# Can a robot do something that it wasn't trained to do?¶

Depends on what we mean! If we mean: "can a robot do something that it wasn't exactly trained to do?", then the answer is "of course!" because, if controlled by a neural network, we know that a NN can generalize (interpolate).

If we mean: "can a robot extrapolate?" then we don't know. Extrapolation means to be able to go beyond what it was trained to do.

Let's do a simple robot learning experiment to explore this question. First, let's start up a real robot or a simulated one:

In [1]:
import Myro
Myro.init("sim")
robot = Myro.getRobot()
Myro.setOption("show-sensors", True)

You are using:
Simulated Fluke, version 1.0.0
Simulated Scribbler 2, version 1.0.0
Hello, my name is 'Scribby'!


That should bring up a window like the following:

In [3]:
Myro.getSimulation()

Out[3]:

The infrared sensors (transparent blue pie pieces) work by hitting an obstacle, and bouncing back to the robot. The three on the front of the robot are much more sensitive than the ones on the back. The center-front sensor can be read by issuing robot.getObstacle(1):

In [5]:
robot.getObstacle(1)

Out[5]:
0

The robot is too far from the wall. Let's move the robot forward at fullspeed (1), for one second (1). The command for that is robot.forward(POWER, TIME):

In [6]:
robot.forward(1, 1)


That will put the robot about right here (your milleage will vary... there is variation in the robot control and communication):

In [7]:
Myro.getSimulation()

Out[7]:

Now we check the reading again:

In [8]:
robot.getObstacle(1)

Out[8]:
14.37485

Move a bit closer, and check again:

In [9]:
robot.forward(1,1)
print(robot.getObstacle(1))

700.982

In [11]:
Myro.getSimulation()

Out[11]:

Interesting. The sensor reading gets larger the closer the robot gets to the wall. If we did further testing we would also find the up close, the reading is about 6400, and varies in a non-linear manner in relation to the distance.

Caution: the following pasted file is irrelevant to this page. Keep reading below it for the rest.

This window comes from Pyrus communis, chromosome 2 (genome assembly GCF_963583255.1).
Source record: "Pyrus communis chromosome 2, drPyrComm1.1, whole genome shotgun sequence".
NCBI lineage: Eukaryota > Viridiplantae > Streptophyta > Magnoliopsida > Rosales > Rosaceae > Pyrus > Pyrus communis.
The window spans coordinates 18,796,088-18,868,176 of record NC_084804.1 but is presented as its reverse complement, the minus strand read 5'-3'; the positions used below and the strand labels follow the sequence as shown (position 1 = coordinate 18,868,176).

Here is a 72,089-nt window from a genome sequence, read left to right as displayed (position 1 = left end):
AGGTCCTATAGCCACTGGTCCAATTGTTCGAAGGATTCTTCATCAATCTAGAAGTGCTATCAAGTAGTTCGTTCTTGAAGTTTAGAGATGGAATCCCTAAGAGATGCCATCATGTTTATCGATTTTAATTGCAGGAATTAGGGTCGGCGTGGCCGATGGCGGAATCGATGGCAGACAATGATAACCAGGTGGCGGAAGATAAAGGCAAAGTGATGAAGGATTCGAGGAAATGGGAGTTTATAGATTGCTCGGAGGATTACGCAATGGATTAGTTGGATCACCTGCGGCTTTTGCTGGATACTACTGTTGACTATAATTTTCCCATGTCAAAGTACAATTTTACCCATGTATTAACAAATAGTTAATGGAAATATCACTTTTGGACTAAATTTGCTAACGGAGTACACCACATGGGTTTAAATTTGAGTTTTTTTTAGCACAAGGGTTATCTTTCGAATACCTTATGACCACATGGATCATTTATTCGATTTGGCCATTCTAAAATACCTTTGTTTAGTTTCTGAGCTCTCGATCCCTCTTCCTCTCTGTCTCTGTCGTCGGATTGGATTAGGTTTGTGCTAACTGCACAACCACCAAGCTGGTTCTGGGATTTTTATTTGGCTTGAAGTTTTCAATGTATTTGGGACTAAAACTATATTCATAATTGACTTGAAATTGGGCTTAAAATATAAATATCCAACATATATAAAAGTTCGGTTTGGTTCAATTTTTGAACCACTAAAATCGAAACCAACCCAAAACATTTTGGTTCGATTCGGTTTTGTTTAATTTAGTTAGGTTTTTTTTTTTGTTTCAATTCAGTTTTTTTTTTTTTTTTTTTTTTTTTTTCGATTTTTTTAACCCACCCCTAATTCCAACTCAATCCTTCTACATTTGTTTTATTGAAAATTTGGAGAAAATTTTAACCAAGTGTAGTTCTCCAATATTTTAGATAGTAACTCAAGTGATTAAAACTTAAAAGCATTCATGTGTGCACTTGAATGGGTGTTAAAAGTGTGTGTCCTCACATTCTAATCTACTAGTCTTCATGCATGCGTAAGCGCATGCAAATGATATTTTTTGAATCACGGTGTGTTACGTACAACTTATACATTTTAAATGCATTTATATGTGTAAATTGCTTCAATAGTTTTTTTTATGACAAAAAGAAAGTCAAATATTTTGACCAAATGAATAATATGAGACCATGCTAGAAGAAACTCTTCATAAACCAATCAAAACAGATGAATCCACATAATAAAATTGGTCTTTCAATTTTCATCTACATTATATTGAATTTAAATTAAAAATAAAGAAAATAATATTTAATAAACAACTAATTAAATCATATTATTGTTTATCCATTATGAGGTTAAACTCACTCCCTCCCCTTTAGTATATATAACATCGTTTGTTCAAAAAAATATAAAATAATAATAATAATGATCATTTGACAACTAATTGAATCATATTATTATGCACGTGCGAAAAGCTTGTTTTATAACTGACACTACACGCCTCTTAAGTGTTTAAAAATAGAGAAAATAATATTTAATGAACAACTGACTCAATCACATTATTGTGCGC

We will use this single sensor in an attempt to let a neural network drive the robot. First, we will design a teacher program that will determine what the speed of the robot should be. As the robot gets closer to the wall, the teacher will instruct the robot to change speeds, using the robot.forward(POWER) command.

We need to create a neural network for the training.

We create a 1 input, 3 hidden, 1 output neural network as described in Neural Networks. In this example, we use a GovernorNetwork which helps with Catastrophic Forgetting.

In [2]:
from ai.governor import GovernorNetwork
net = GovernorNetwork(2, 0.1, 0.1) # size of inputs + outputs
trial_count = 0
count = 0

Conx using seed: 1398396134.70


The following function is the teacher. It is very easy to capture the desired output as "rules":

In [3]:
def teacher(distance):
if distance < .5:
target = 0.5
elif distance < .8:
target = .66
elif distance < .99:
target = .83
else:
target = 1.0
return target


The goal here is to let a NN watch a teacher drive the robot.

After training, we can remove the teacher, and see how well the NN can drive the robot.

Now, let's start the training:

In [4]:
robot.setPose(100, 250, 0)
net.setLearning(1)
t = 0

while True:
count += 1
obstacle = robot.getObstacle(1)
distance = float(1 - obstacle/6400)